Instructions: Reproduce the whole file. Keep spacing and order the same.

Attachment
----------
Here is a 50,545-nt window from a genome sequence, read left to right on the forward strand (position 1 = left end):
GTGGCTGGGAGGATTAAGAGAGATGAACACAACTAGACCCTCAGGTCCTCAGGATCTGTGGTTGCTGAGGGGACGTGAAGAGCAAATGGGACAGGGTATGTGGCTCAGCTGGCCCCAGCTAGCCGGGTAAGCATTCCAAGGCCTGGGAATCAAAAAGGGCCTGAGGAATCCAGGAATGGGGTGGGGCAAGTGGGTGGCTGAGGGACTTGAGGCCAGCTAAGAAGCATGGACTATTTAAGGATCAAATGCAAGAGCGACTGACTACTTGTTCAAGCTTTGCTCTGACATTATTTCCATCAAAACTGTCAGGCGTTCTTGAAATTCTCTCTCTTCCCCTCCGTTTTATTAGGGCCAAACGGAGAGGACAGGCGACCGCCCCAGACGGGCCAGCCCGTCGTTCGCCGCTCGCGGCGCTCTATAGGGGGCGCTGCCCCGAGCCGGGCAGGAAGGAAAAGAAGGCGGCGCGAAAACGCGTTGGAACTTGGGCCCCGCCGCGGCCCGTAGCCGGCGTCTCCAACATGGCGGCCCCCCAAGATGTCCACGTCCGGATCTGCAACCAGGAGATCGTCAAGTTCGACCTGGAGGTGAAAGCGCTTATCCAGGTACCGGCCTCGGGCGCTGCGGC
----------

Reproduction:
Here is a 50,545-nt window from a genome sequence, read left to right on the forward strand (position 1 = left end):
GTGGCTGGGAGGATTAAGAGAGATGAACACAACTAGACCCTCAGGTCCTCAGGATCTGTGGTTGCTGAGGGGACGTGAAGAGCAAATGGGACAGGGTATGTGGCTCAGCTGGCCCCAGCTAGCCGGGTAAGCATTCCAAGGCCTGGGAATCAAAAAGGGCCTGAGGAATCCAGGAATGGGGTGGGGCAAGTGGGTGGCTGAGGGACTTGAGGCCAGCTAAGAAGCATGGACTATTTAAGGATCAAATGCAAGAGCGACTGACTACTTGTTCAAGCTTTGCTCTGACATTATTTCCATCAAAACTGTCAGGCGTTCTTGAAATTCTCTCTCTTCCCCTCCGTTTTATTAGGGCCAAACGGAGAGGACAGGCGACCGCCCCAGACGGGCCAGCCCGTCGTTCGCCGCTCGCGGCGCTCTATAGGGGGCGCTGCCCCGAGCCGGGCAGGAAGGAAAAGAAGGCGGCGCGAAAACGCGTTGGAACTTGGGCCCCGCCGCGGCCCGTAGCCGGCGTCTCCAACATGGCGGCCCCCCAAGATGTCCACGTCCGGATCTGCAACCAGGAGATCGTCAAGTTCGACCTGGAGGTGAAAGCGCTTATCCAGGTACCGGCCTCGGGCGCTGCGGC